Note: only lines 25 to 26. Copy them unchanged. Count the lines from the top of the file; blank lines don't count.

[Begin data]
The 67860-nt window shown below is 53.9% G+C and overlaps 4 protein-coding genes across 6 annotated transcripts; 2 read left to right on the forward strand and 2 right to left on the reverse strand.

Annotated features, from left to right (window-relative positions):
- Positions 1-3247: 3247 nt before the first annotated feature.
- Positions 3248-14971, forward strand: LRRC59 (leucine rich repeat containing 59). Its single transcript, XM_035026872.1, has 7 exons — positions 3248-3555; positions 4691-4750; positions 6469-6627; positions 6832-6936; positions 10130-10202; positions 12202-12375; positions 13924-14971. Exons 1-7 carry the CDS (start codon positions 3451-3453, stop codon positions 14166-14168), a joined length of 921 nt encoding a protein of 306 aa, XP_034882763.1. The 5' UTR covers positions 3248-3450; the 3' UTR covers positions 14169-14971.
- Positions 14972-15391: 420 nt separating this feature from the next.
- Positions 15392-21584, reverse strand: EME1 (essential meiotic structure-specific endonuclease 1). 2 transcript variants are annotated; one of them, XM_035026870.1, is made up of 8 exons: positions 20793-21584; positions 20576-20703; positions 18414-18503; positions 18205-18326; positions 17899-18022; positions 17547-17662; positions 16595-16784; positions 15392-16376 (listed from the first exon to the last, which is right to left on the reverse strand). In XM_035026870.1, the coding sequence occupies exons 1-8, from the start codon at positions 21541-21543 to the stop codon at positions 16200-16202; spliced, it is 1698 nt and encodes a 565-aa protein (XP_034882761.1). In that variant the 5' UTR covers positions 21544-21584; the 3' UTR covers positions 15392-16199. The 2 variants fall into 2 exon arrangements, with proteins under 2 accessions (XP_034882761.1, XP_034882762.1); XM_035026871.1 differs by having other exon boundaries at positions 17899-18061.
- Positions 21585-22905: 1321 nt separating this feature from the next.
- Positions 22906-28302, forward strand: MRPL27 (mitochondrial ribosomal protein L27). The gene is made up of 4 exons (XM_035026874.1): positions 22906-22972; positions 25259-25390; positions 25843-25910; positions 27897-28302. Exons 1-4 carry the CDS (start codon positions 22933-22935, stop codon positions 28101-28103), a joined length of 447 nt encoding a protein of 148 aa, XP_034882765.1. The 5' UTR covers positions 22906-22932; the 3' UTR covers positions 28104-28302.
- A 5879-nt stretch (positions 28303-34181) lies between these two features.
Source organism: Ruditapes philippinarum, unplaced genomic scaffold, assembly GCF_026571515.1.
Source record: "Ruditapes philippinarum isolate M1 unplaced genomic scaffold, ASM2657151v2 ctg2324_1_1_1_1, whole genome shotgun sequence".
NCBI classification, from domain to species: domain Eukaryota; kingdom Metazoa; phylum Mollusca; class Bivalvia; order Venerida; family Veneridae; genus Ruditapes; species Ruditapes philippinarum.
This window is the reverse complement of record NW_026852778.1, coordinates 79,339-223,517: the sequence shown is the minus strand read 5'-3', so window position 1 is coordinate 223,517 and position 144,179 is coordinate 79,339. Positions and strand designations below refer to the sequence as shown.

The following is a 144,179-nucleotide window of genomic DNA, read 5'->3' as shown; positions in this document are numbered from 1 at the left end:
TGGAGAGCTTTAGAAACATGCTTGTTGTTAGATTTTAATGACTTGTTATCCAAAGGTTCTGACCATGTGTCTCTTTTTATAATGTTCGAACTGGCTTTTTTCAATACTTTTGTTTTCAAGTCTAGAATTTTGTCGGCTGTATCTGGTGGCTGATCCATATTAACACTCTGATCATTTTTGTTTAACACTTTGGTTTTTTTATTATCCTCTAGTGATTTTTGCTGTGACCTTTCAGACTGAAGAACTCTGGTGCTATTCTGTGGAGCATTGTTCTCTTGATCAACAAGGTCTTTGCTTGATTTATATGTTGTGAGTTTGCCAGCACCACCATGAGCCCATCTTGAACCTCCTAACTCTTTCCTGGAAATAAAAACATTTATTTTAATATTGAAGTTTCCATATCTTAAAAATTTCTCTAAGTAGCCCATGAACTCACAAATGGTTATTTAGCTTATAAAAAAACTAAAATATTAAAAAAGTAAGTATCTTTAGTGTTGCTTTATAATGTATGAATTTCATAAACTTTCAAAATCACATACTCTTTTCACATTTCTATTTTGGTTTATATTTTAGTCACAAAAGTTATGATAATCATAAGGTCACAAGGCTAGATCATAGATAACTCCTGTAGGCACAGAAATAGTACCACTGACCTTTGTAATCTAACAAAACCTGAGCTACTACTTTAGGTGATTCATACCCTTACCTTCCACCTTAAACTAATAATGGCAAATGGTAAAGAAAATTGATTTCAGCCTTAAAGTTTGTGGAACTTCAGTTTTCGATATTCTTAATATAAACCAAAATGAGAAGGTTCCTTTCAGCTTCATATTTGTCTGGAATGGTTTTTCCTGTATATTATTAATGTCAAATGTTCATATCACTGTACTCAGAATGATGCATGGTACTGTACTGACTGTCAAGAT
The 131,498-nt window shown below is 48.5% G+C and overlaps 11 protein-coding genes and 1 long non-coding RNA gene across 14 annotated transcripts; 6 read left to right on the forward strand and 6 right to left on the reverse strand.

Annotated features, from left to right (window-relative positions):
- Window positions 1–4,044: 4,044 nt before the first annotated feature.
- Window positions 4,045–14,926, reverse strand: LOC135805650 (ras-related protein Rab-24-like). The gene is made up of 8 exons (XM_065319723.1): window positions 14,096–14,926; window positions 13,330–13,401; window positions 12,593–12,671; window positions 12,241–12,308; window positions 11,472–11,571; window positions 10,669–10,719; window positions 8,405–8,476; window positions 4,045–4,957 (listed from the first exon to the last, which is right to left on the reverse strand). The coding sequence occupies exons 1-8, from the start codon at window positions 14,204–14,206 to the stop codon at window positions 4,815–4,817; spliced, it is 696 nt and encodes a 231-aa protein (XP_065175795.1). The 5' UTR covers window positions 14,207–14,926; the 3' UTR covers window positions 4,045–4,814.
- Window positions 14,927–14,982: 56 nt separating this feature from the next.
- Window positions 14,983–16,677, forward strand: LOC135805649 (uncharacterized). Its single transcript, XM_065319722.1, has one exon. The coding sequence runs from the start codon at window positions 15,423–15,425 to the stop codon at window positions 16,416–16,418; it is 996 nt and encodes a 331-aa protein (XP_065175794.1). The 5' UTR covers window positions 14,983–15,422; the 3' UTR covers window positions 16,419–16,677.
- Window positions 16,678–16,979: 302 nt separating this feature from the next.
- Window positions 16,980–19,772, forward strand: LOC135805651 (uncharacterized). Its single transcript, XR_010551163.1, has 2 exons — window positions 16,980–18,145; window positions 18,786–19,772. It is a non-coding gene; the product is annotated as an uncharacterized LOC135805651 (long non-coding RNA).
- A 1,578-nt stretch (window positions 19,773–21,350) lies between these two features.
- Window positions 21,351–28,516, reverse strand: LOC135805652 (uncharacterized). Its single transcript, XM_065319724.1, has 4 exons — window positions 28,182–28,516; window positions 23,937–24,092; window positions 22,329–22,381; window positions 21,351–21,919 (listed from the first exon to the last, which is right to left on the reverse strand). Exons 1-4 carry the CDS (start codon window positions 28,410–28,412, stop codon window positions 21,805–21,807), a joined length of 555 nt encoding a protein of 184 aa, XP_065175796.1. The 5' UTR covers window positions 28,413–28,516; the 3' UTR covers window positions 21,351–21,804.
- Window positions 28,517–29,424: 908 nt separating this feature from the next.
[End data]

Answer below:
- Window positions 21,351–28,516, reverse strand: LOC135805652 (uncharacterized). Its single transcript, XM_065319724.1, has 4 exons — window positions 28,182–28,516; window positions 23,937–24,092; window positions 22,329–22,381; window positions 21,351–21,919 (listed from the first exon to the last, which is right to left on the reverse strand). Exons 1-4 carry the CDS (start codon window positions 28,410–28,412, stop codon window positions 21,805–21,807), a joined length of 555 nt encoding a protein of 184 aa, XP_065175796.1. The 5' UTR covers window positions 28,413–28,516; the 3' UTR covers window positions 21,351–21,804.
- Window positions 28,517–29,424: 908 nt separating this feature from the next.